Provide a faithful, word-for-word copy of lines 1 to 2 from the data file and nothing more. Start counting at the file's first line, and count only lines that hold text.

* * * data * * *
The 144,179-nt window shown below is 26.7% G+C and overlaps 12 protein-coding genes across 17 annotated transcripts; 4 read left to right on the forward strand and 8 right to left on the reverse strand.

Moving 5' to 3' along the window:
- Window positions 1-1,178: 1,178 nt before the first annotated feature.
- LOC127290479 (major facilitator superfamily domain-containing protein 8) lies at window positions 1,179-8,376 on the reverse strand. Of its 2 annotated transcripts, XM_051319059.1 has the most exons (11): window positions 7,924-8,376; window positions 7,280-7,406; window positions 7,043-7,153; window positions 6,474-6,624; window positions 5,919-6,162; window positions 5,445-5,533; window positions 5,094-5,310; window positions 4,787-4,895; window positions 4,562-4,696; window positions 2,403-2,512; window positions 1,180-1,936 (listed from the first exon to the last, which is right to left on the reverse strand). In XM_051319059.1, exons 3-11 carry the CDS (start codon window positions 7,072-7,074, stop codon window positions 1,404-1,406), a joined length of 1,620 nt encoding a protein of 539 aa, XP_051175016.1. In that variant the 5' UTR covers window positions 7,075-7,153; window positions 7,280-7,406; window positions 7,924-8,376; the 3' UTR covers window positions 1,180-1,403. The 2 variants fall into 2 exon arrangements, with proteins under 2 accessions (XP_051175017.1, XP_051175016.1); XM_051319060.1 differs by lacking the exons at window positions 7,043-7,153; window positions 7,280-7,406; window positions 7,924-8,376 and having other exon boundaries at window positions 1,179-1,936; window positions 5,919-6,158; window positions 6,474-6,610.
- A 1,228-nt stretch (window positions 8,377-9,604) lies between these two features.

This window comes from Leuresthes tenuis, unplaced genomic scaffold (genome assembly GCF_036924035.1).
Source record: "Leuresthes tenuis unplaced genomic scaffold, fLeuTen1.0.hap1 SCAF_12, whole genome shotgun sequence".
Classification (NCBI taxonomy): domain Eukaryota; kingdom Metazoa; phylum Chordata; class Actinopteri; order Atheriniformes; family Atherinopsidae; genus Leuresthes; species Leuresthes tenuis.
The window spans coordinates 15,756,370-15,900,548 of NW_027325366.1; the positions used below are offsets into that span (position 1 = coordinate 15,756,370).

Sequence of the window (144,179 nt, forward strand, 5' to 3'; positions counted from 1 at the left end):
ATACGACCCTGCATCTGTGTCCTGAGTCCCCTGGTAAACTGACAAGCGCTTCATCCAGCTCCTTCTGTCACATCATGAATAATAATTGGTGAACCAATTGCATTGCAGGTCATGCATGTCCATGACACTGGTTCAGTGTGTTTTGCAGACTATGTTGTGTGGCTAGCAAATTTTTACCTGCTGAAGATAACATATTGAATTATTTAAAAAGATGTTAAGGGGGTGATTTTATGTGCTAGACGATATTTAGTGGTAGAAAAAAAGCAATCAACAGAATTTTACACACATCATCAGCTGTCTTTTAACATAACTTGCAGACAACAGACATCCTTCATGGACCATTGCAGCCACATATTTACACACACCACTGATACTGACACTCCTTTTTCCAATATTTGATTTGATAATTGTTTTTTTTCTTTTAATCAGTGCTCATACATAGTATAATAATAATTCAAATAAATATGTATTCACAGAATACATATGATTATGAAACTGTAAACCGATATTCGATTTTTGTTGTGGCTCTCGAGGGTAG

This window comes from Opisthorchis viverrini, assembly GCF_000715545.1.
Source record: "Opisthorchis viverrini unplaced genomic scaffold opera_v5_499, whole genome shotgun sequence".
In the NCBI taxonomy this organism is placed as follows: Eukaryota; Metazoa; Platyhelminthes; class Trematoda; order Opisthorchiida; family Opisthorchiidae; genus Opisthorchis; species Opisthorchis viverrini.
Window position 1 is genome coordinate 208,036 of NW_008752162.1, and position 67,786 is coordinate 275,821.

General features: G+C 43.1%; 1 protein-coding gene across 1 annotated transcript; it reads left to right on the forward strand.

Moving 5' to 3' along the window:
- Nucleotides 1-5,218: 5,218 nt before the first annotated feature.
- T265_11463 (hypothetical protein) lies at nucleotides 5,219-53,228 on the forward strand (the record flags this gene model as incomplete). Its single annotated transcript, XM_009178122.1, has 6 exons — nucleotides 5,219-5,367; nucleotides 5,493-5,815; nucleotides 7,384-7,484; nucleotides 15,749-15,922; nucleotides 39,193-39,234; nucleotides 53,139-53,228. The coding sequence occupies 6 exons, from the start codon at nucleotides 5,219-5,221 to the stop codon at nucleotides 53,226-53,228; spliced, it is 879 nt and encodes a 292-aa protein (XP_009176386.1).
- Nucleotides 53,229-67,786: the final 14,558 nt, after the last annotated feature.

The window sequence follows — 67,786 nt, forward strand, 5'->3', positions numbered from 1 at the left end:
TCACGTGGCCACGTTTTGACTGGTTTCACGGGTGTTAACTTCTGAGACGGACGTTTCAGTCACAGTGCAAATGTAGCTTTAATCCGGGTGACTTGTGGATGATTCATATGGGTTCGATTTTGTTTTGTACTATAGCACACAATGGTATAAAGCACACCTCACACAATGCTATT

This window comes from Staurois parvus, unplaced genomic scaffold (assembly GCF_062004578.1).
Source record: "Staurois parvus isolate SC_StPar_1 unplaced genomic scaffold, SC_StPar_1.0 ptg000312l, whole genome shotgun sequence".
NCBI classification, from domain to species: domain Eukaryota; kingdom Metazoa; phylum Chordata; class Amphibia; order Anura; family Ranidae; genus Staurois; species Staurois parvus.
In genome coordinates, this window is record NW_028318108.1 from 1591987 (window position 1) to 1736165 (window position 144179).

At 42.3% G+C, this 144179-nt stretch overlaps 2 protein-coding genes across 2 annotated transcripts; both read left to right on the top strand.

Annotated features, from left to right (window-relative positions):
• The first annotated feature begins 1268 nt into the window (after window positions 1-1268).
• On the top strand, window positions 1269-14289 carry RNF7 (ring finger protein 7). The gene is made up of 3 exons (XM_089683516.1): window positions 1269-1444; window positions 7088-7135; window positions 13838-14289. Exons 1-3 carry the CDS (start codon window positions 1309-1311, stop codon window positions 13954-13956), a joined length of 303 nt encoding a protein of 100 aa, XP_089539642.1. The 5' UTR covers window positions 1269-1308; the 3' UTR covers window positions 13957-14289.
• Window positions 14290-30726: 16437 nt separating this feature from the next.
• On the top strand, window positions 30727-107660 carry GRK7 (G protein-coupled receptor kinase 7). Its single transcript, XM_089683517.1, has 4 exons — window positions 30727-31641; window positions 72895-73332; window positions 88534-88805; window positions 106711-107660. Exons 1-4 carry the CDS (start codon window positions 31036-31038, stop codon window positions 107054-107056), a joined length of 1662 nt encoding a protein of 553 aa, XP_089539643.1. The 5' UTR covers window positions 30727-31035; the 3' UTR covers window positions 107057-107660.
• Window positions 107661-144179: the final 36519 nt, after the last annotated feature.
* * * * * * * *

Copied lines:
The 144,179-nt window shown below is 26.7% G+C and overlaps 12 protein-coding genes across 17 annotated transcripts; 4 read left to right on the forward strand and 8 right to left on the reverse strand.

Moving 5' to 3' along the window: